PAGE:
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Westside Elementary's problems are shared by the entire district

The Hernando School District is deciding whether to close or repair Westside Elementary. The dilemma highlights a much bigger problem with school maintenance in the county.

DANIEL WALLACE | Times (2005)

The Hernando School District is deciding whether to close or repair Westside Elementary. The dilemma highlights a much bigger problem with school maintenance in the county.

Nothing says run-down like a leaky roof.

Water comes in and a building is failing at its most basic job: keeping out the elements.

And when it happens at a school, it means a structure built for educating kids can't even shelter them.

That's why Westside Elementary School is such a sad case.

Water stains spread across ceiling tiles during storms. Some of those tiles have collapsed under the weight of accumulated water (not, fortunately, when school was in session). To protect against potential water damage, teachers cover computers the way other people cover azaleas on cold nights.

Even more discouraging than this problem is one of the possible solutions, if you can call it that.

Giving up. Closing Westside and walking away.

It's a complicated issue, and not all of the information is in yet. The results of a structural inspection will be ready before the board talks about Westside again, on May 6.

This will show whether the immediate problem is "just" with the surface of the roof and the air-conditioning units that sit on top of it — a $3.7 million problem — or whether it's an even bigger, more expensive, structural problem.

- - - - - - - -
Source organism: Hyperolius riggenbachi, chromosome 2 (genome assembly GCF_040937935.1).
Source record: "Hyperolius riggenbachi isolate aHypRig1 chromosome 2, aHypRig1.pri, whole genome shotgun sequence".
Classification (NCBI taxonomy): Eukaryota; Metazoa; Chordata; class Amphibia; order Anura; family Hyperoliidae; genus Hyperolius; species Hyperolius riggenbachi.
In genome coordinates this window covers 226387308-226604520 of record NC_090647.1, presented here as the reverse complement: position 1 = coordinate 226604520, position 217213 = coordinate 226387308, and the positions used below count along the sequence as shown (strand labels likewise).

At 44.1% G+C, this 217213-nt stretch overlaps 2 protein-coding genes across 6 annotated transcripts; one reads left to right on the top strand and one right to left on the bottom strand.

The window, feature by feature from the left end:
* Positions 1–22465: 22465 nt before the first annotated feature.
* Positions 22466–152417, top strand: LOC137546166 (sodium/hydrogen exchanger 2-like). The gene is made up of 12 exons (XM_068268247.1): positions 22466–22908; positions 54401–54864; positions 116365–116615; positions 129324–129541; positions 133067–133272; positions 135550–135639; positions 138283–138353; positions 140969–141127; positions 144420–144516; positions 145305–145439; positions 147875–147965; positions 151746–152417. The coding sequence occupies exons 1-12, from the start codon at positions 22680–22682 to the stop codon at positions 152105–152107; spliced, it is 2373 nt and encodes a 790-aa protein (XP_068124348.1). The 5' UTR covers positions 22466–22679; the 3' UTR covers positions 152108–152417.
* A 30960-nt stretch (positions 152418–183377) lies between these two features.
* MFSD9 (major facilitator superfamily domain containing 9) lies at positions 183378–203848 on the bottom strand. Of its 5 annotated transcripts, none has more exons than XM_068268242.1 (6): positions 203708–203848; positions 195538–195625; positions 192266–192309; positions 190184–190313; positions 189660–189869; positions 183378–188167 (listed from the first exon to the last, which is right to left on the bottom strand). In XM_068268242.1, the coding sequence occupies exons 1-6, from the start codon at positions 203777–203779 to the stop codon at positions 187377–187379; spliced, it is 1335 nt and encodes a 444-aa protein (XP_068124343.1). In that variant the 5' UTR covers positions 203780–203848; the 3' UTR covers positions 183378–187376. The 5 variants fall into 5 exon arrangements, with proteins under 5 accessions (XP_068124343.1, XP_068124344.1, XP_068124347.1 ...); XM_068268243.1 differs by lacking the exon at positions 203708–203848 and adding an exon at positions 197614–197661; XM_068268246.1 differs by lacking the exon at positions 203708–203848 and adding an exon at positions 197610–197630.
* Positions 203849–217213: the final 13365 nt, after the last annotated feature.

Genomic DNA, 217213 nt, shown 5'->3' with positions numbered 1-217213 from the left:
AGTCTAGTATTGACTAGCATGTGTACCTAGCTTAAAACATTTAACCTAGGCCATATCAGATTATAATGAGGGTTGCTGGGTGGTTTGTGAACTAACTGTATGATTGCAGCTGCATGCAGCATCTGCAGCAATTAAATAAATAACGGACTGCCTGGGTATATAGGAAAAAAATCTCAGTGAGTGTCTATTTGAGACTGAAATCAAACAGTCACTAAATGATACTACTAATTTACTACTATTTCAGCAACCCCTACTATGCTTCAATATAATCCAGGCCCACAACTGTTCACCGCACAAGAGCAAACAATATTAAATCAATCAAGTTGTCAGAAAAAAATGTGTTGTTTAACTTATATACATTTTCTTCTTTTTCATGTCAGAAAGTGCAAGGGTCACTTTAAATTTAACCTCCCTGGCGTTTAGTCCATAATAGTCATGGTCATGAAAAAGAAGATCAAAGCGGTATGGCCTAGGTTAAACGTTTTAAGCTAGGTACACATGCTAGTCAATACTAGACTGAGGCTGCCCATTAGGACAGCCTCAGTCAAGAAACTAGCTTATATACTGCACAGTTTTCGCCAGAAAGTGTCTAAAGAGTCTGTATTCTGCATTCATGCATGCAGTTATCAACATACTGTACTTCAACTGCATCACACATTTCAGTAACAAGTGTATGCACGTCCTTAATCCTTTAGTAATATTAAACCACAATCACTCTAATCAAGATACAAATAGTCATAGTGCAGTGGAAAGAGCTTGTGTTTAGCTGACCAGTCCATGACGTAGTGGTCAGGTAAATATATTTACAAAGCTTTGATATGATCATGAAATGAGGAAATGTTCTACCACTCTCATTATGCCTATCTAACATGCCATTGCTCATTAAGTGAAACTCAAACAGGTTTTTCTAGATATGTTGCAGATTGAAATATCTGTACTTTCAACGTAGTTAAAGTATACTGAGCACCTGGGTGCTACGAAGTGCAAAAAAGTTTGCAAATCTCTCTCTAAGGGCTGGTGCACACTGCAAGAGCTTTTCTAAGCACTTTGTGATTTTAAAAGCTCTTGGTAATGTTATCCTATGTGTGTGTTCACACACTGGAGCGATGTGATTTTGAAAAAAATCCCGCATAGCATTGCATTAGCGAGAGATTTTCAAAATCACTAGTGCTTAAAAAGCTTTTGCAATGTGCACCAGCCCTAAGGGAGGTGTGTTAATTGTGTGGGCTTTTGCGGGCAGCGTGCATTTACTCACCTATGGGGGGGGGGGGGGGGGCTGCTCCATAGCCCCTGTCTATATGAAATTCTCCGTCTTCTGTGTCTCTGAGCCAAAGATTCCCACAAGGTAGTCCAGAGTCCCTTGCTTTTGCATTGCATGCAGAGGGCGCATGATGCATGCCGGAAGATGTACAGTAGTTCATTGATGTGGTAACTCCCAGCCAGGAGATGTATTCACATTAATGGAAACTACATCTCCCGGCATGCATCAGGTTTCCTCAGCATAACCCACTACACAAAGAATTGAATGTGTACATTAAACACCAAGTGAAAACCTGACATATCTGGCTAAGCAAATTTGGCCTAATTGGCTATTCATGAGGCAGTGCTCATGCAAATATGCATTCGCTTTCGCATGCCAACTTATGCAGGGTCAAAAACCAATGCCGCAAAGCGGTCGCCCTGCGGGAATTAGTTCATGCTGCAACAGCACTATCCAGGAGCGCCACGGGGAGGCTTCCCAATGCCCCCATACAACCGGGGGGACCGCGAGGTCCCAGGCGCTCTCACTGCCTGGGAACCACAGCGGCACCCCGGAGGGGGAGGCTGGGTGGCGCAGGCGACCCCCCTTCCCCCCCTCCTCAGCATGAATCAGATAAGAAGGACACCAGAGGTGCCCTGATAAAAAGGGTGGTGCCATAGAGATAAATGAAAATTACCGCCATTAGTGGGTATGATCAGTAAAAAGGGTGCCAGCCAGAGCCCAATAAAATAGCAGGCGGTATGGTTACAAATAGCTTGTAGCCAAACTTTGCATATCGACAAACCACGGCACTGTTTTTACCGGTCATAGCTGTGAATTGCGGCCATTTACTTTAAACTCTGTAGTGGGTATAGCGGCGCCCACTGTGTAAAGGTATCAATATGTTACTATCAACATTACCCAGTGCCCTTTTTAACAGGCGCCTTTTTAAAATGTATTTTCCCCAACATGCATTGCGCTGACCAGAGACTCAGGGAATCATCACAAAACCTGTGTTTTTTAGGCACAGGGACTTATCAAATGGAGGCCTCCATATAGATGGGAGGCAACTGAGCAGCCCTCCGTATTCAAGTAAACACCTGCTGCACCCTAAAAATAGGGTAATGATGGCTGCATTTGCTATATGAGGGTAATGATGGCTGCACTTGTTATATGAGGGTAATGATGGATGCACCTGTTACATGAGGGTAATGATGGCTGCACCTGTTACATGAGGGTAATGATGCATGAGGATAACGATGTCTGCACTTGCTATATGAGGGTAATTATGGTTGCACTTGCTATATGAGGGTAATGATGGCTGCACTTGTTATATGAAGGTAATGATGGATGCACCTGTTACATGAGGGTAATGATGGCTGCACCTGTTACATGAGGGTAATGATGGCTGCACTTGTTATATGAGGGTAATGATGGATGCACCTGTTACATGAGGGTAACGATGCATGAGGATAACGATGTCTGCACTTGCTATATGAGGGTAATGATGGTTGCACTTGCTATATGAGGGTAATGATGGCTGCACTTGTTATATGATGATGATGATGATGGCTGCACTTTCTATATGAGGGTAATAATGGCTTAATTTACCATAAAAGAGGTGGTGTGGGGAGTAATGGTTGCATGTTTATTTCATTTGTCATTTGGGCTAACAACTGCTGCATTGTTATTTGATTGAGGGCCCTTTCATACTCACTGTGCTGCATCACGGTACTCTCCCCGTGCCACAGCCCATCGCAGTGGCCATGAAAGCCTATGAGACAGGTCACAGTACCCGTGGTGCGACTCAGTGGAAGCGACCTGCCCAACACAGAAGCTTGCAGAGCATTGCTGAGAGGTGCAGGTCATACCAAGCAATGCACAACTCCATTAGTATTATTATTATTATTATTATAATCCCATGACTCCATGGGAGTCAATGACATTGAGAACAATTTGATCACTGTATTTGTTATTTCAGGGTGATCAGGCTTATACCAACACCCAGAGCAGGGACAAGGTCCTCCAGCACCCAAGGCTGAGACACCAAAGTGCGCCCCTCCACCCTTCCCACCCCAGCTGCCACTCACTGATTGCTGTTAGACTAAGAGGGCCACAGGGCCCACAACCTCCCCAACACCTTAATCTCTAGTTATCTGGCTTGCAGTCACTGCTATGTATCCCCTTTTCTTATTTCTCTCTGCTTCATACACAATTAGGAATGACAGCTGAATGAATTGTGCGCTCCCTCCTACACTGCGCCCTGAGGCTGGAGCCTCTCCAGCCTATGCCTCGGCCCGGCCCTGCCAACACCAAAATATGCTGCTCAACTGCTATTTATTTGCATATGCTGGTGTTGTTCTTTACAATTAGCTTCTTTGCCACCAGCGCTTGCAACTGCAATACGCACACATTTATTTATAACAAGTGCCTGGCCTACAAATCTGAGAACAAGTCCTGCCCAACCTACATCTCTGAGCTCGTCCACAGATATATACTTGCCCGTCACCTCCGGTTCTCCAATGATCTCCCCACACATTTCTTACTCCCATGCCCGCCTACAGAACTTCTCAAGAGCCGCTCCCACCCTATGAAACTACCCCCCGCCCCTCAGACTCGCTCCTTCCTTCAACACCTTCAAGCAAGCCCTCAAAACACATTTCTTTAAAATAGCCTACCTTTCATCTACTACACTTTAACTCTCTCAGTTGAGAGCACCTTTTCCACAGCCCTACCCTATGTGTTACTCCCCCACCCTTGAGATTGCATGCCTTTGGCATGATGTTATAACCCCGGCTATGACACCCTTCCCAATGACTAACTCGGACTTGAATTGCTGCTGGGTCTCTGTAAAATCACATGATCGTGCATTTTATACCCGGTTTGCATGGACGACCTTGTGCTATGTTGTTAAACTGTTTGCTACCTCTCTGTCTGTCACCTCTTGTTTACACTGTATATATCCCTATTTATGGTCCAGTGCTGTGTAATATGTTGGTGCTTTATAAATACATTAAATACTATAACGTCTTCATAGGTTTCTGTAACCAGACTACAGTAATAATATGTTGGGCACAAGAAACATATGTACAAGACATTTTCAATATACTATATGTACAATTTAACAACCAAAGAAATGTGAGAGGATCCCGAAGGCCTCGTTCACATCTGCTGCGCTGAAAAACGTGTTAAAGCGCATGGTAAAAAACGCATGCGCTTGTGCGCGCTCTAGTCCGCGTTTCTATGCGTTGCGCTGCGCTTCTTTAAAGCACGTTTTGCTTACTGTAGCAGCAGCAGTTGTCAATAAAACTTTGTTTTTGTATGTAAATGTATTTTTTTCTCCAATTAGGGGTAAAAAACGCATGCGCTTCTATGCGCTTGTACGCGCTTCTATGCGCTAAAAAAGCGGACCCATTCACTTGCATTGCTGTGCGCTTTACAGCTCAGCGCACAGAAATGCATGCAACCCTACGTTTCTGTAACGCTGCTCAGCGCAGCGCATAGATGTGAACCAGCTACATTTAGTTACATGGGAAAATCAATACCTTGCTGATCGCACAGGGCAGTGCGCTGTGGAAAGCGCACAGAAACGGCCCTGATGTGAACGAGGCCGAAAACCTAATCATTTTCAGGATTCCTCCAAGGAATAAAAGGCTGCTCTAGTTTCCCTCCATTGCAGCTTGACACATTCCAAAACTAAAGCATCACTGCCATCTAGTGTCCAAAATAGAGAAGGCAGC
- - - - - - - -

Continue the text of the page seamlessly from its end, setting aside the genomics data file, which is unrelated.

You might hear somewhere out there that the district's real issue is overbuilding. It spent too much on new schools during the boom and now is stuck with paying off loans and maintaining excess property.

There is some truth to that, and Westside's mess brings up one especially relevant example: All of its students could fit neatly into the school with the district's highest proportion of empty desks, Pine Grove Elementary, which is only 37 percent full if you count the portable classrooms on its campus.

The other way to look at this situation, though, is that Hernando's schools are finally prepared for growth. When it starts to arrive again — in about two years, if the district's impact fee consultants are correct — the county won't have to scramble to build schools or cram kids into portables.

Besides, we can't unbuild buildings. Abandoning them isn't feasible either. If you think fixing Westside is expensive, think what it would cost to tear it down and rebuild it.

No, as any homeowner knows, you have to keep up with maintenance or pay more in the long run.

The school system hasn't kept up because, well, the people over there are not poor-mouthing; it really is going broke.

That means it did really need the impact fees that it was denied by the County Commission last month. And there's no doubt that you have a civic responsibility to vote to extend the district's current half-cent sales tax, though you should also be aware that even this will not be nearly enough.

It will generate about $8 million per year — not much if you consider that a thorough renovation of Westside could cost as much as $13 million. Also, it's not the only school that needs work. Not even close.

The total expense of replacing roofs at other schools over the next four years is $13 million, which is itself a pittance compared to the $49 million needed for air-handling systems.

Add in $24 million in technology needs, and you start to realize how the School District's capital needs over the next four years, including paying off debt, come to $210 million.

We have no choice but to pay something close to that amount, and, what's more, we have to figure out how to pay it.

Because we might be able to walk away from Westside, but we can't walk away from the entire district.

Westside Elementary's problems are shared by the entire district 04/22/14 [Last modified: Tuesday, April 22, 2014 6:55pm]
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